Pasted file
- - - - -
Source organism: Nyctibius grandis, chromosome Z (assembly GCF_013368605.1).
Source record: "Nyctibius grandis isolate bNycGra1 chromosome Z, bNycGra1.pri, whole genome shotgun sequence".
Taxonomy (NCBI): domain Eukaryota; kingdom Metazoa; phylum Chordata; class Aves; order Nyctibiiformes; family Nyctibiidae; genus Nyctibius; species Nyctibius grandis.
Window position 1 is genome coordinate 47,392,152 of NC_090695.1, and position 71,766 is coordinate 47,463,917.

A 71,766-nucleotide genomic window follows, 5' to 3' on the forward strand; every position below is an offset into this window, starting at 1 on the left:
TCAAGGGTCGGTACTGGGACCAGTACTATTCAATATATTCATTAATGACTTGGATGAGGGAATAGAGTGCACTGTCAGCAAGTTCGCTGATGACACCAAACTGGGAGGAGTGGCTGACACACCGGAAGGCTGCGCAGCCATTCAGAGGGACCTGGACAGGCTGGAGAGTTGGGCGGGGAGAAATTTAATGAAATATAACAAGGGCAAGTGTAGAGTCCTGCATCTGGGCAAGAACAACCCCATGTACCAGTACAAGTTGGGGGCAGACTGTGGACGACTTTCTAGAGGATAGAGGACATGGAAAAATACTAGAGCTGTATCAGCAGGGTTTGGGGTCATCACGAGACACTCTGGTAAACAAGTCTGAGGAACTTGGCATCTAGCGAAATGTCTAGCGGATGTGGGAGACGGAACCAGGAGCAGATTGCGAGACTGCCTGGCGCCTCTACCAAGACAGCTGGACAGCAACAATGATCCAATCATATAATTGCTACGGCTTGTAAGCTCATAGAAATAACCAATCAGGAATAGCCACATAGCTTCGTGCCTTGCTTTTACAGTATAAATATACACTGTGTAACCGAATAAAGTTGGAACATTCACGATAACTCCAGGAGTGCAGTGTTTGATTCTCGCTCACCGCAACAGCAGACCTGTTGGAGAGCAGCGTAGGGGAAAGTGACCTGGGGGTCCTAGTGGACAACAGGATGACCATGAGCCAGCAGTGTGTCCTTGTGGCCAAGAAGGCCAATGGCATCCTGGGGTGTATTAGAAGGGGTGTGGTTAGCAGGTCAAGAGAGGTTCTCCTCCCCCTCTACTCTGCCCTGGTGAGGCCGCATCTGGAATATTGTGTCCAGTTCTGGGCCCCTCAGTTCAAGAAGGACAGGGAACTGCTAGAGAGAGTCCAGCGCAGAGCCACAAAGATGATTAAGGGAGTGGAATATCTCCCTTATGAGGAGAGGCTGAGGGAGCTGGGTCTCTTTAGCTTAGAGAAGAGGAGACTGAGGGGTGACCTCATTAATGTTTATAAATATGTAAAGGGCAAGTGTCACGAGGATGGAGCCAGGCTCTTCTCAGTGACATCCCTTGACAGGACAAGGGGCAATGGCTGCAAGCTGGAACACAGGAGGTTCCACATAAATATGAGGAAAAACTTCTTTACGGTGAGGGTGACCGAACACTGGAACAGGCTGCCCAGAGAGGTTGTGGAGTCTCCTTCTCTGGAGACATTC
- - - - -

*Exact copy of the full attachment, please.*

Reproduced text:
Source organism: Nyctibius grandis, chromosome Z (assembly GCF_013368605.1).
Source record: "Nyctibius grandis isolate bNycGra1 chromosome Z, bNycGra1.pri, whole genome shotgun sequence".
Taxonomy (NCBI): domain Eukaryota; kingdom Metazoa; phylum Chordata; class Aves; order Nyctibiiformes; family Nyctibiidae; genus Nyctibius; species Nyctibius grandis.
Window position 1 is genome coordinate 47,392,152 of NC_090695.1, and position 71,766 is coordinate 47,463,917.

A 71,766-nucleotide genomic window follows, 5' to 3' on the forward strand; every position below is an offset into this window, starting at 1 on the left:
TCAAGGGTCGGTACTGGGACCAGTACTATTCAATATATTCATTAATGACTTGGATGAGGGAATAGAGTGCACTGTCAGCAAGTTCGCTGATGACACCAAACTGGGAGGAGTGGCTGACACACCGGAAGGCTGCGCAGCCATTCAGAGGGACCTGGACAGGCTGGAGAGTTGGGCGGGGAGAAATTTAATGAAATATAACAAGGGCAAGTGTAGAGTCCTGCATCTGGGCAAGAACAACCCCATGTACCAGTACAAGTTGGGGGCAGACTGTGGACGACTTTCTAGAGGATAGAGGACATGGAAAAATACTAGAGCTGTATCAGCAGGGTTTGGGGTCATCACGAGACACTCTGGTAAACAAGTCTGAGGAACTTGGCATCTAGCGAAATGTCTAGCGGATGTGGGAGACGGAACCAGGAGCAGATTGCGAGACTGCCTGGCGCCTCTACCAAGACAGCTGGACAGCAACAATGATCCAATCATATAATTGCTACGGCTTGTAAGCTCATAGAAATAACCAATCAGGAATAGCCACATAGCTTCGTGCCTTGCTTTTACAGTATAAATATACACTGTGTAACCGAATAAAGTTGGAACATTCACGATAACTCCAGGAGTGCAGTGTTTGATTCTCGCTCACCGCAACAGCAGACCTGTTGGAGAGCAGCGTAGGGGAAAGTGACCTGGGGGTCCTAGTGGACAACAGGATGACCATGAGCCAGCAGTGTGTCCTTGTGGCCAAGAAGGCCAATGGCATCCTGGGGTGTATTAGAAGGGGTGTGGTTAGCAGGTCAAGAGAGGTTCTCCTCCCCCTCTACTCTGCCCTGGTGAGGCCGCATCTGGAATATTGTGTCCAGTTCTGGGCCCCTCAGTTCAAGAAGGACAGGGAACTGCTAGAGAGAGTCCAGCGCAGAGCCACAAAGATGATTAAGGGAGTGGAATATCTCCCTTATGAGGAGAGGCTGAGGGAGCTGGGTCTCTTTAGCTTAGAGAAGAGGAGACTGAGGGGTGACCTCATTAATGTTTATAAATATGTAAAGGGCAAGTGTCACGAGGATGGAGCCAGGCTCTTCTCAGTGACATCCCTTGACAGGACAAGGGGCAATGGCTGCAAGCTGGAACACAGGAGGTTCCACATAAATATGAGGAAAAACTTCTTTACGGTGAGGGTGACCGAACACTGGAACAGGCTGCCCAGAGAGGTTGTGGAGTCTCCTTCTCTGGAGACATTC